You've Leveled Up! Now What?

Definitely good to get the basics right for tonal languages indeed! Glad to hear you started taking Chinese italki lessons early on, which helped with this. Just out of curiosity, I don’t know if you’ve tried it, but if you use voice input, does it detect the different tones accurately? I imagine that for example dedicated Chinese voice recognition software should be able to do so, but I’m not sure if for instance Google’s voice recognition (which seems to be used here in “Speaking” review mode) will be able to pick up on these subtle differences?

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I don’t seem to have speaking mode for Mandarin Chinese, though I do for French (using Chrome on a computer). My experience of it on Duolingo and HelloChinese is that it isn’t good enough to be confident that your tones are correct.

I do find it useful to record myself and play it back. Sometimes I feel certain I’ve been very clear with my high, low, rising and falling intonations, but the recording shows otherwise!


Playing a bunch of French sentences here (plus audiobooks later on, when I needed longer-form content) did magically improve my listening skills. I’m almost evangelical about the power of Clozemaster to improve listening ability! I vividly remember only being able to catch words here and there of the first sentences I tried in 2018.

I’m optimistic about the possibility of learning to speak fairly well using programs like this, too, with enough focus on it. I just don’t think speaking naturally flows from reading and listening skills, at least not for me.


@kadrian, love your “evangelical” comment. I’m much the same re: Cloze Listening and know that it has done wonders for mine.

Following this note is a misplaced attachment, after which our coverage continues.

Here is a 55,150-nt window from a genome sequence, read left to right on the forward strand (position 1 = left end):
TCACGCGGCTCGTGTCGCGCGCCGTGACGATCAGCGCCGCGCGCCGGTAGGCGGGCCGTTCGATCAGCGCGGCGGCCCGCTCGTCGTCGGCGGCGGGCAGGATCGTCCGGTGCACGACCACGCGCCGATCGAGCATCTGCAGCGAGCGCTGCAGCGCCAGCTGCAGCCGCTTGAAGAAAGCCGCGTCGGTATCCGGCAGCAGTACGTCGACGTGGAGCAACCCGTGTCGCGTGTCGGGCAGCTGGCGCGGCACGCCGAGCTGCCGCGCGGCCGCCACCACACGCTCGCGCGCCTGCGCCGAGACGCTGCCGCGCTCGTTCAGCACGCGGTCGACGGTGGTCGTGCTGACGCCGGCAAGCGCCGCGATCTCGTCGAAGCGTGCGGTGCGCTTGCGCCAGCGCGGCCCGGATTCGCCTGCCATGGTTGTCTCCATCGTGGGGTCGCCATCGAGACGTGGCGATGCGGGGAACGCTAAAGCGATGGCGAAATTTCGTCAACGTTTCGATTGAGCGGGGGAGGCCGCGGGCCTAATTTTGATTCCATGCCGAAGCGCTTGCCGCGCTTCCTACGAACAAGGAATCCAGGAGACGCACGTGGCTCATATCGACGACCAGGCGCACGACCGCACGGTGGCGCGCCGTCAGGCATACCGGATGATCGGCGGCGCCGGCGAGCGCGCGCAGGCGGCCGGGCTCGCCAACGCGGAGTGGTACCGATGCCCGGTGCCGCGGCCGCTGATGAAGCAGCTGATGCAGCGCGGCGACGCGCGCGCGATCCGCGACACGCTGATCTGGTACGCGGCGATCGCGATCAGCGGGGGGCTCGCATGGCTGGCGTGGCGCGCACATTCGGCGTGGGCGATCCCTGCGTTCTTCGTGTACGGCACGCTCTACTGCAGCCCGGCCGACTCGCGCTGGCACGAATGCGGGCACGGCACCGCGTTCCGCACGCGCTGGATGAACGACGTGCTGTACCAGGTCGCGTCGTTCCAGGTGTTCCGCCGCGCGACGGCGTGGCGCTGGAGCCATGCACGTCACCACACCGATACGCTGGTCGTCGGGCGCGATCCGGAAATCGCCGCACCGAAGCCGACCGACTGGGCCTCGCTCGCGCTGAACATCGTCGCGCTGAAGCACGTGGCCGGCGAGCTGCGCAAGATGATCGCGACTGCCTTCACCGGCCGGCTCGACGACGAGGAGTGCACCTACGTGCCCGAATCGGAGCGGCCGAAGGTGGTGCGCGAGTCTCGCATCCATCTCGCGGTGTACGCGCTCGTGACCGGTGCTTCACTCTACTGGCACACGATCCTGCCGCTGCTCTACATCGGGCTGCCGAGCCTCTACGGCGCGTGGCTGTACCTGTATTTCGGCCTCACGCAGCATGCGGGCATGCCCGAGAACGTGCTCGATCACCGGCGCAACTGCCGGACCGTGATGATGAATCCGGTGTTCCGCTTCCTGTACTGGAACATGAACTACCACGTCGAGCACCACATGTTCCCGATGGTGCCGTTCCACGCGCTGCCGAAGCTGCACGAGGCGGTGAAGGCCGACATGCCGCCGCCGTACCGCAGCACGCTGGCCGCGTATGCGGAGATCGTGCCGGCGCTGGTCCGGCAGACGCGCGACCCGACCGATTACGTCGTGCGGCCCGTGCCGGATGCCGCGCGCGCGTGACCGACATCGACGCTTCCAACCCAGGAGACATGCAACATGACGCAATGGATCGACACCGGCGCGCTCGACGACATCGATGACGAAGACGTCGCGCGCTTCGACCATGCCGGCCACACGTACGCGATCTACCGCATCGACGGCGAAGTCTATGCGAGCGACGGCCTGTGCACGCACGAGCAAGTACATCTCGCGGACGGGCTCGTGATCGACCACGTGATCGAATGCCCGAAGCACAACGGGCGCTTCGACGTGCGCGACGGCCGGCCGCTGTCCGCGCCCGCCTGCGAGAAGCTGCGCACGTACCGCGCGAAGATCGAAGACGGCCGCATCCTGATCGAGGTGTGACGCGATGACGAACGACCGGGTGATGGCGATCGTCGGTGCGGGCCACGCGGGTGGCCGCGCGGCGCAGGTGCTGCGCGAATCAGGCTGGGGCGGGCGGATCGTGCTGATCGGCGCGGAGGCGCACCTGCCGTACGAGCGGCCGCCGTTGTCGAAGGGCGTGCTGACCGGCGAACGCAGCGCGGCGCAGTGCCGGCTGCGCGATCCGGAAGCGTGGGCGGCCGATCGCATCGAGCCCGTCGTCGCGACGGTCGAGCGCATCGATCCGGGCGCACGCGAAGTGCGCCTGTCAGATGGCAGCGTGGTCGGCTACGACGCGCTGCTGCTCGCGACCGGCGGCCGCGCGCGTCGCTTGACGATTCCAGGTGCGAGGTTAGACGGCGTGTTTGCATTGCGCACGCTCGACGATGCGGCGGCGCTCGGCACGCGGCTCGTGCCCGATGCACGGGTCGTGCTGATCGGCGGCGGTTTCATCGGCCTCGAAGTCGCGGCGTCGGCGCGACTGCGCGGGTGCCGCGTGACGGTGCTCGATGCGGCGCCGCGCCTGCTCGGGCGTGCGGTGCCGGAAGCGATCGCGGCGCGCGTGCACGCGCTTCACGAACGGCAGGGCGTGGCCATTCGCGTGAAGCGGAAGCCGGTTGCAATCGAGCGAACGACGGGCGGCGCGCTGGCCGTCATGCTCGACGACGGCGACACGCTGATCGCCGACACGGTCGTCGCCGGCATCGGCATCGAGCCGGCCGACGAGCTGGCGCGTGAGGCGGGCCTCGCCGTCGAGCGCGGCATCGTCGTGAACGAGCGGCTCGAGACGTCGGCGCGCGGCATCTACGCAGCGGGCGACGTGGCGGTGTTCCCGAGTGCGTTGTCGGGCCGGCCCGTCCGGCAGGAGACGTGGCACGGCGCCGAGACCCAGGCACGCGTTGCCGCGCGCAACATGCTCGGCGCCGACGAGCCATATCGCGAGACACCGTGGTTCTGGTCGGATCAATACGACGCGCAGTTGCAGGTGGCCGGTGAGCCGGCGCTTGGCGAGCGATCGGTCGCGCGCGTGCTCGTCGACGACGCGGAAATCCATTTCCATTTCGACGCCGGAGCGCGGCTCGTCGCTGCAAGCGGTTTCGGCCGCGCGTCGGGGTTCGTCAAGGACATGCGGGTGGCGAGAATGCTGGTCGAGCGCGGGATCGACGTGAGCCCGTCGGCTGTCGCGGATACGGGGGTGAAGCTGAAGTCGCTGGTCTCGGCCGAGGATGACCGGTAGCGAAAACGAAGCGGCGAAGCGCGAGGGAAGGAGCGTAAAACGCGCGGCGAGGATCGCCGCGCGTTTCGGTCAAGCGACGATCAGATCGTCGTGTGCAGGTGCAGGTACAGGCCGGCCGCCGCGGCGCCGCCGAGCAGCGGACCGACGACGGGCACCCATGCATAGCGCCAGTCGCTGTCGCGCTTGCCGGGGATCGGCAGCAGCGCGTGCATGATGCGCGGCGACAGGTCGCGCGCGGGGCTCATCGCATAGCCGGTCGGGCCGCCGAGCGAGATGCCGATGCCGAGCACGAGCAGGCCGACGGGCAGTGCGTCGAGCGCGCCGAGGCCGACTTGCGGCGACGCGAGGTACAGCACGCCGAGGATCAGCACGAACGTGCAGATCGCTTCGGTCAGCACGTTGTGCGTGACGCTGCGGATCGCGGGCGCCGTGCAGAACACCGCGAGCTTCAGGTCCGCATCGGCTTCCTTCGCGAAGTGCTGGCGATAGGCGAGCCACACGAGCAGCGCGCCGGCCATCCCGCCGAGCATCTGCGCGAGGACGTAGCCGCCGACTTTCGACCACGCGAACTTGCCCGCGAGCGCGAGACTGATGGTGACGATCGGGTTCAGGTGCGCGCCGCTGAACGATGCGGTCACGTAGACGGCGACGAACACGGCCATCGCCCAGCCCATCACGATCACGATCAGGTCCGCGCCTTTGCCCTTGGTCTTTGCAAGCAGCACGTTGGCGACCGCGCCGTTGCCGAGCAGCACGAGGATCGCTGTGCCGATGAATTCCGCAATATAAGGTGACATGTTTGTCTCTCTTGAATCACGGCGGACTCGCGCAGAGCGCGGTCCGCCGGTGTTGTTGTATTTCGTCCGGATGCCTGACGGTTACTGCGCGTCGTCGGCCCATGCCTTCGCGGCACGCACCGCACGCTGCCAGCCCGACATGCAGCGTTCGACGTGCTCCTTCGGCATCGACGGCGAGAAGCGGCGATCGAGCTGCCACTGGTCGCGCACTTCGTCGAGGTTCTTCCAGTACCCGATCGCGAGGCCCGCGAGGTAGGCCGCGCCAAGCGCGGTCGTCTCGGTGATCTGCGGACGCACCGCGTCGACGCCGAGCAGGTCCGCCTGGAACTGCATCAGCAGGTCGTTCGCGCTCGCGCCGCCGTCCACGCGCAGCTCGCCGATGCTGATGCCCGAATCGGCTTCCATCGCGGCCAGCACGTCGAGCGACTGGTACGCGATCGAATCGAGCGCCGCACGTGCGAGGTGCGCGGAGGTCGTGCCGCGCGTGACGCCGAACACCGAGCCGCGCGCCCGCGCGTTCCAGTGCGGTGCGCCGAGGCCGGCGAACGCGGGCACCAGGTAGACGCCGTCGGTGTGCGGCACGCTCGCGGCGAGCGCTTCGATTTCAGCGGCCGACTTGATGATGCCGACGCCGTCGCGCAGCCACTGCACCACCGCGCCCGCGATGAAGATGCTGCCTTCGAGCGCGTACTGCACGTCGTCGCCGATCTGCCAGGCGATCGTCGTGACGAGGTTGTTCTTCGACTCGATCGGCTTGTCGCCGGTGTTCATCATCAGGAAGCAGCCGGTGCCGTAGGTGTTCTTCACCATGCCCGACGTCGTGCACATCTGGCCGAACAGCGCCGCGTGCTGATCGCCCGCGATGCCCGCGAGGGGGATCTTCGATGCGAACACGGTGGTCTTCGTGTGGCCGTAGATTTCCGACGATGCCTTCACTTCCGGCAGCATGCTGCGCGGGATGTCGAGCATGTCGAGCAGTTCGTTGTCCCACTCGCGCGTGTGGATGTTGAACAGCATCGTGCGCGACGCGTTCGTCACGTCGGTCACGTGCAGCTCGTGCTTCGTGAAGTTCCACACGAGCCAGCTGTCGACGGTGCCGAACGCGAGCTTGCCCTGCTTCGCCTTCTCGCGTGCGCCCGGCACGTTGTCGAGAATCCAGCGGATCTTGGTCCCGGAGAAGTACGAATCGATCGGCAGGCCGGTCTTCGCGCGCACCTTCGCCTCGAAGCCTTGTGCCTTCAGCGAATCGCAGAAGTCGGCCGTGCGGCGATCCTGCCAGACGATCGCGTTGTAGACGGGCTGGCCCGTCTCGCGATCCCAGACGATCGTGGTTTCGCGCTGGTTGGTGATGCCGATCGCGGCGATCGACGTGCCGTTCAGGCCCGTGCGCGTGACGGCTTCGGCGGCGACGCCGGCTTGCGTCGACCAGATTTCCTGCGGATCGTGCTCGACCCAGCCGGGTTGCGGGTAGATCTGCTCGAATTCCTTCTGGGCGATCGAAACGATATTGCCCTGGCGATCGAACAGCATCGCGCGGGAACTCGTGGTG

Listening to the very varied native speakers here is a real challenge but so satisfying when you recognise them and get the answers right.

Happy listening!


Clozemaster has done wonders to both my listening and reading skills in French and Spanish, but no, I have not started speaking yet either. Then again, if it is going to take time, I’m not in a hurry. In Spanish I could see it happen organically in time, because I do find myself forming words and short sentences from time to time. I think I would just need massive amount of listening. Bur with French… not sure about that. The problem is that pronunciation, as well as recognition of words within sentences, is so much harder that I think it would require more active work. I’m not convinced that I’ll ever find time for that.

On the matter of reviews, though. I recently set 100 % to never, and yet they keep coming. I’m kinda disappointed, because the crazy amount of reviews has been keeping me from progressing (and no, I’m not just able to ignore them), and I thought I had found a solution to that :frowning:


Yeah it’s a bit sad there’s no way of just “binning” the outstanding ones based on a selection critereon, like “if I’ve already reviewed the sentence x times”, “if I never got this wrong”, etc.
Changing the review intervals sadly only ever works for scheduled upcoming reviews when completed, not existing already scheduled ones :disappointed: